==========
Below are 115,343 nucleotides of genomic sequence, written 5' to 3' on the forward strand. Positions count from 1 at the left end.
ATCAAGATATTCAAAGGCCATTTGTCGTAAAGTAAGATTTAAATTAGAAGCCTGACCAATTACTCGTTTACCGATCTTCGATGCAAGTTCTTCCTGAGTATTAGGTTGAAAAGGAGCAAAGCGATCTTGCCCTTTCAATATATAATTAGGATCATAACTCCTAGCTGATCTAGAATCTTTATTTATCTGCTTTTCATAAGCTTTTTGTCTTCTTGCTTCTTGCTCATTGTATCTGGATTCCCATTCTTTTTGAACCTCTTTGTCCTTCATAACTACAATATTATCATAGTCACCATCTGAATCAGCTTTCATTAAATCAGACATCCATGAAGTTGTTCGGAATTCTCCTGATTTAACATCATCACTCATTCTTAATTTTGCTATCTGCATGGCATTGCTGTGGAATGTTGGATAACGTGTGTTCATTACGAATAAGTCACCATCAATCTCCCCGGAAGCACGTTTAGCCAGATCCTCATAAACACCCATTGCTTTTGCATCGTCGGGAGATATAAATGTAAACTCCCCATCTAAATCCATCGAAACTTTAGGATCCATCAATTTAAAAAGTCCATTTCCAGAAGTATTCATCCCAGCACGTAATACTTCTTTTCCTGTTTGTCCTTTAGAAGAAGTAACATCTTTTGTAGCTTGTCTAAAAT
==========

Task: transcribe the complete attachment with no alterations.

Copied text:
Below are 115,343 nucleotides of genomic sequence, written 5' to 3' on the forward strand. Positions count from 1 at the left end.
ATCAAGATATTCAAAGGCCATTTGTCGTAAAGTAAGATTTAAATTAGAAGCCTGACCAATTACTCGTTTACCGATCTTCGATGCAAGTTCTTCCTGAGTATTAGGTTGAAAAGGAGCAAAGCGATCTTGCCCTTTCAATATATAATTAGGATCATAACTCCTAGCTGATCTAGAATCTTTATTTATCTGCTTTTCATAAGCTTTTTGTCTTCTTGCTTCTTGCTCATTGTATCTGGATTCCCATTCTTTTTGAACCTCTTTGTCCTTCATAACTACAATATTATCATAGTCACCATCTGAATCAGCTTTCATTAAATCAGACATCCATGAAGTTGTTCGGAATTCTCCTGATTTAACATCATCACTCATTCTTAATTTTGCTATCTGCATGGCATTGCTGTGGAATGTTGGATAACGTGTGTTCATTACGAATAAGTCACCATCAATCTCCCCGGAAGCACGTTTAGCCAGATCCTCATAAACACCCATTGCTTTTGCATCGTCGGGAGATATAAATGTAAACTCCCCATCTAAATCCATCGAAACTTTAGGATCCATCAATTTAAAAAGTCCATTTCCAGAAGTATTCATCCCAGCACGTAATACTTCTTTTCCTGTTTGTCCTTTAGAAGAAGTAACATCTTTTGTAGCTTGTCTAAAAT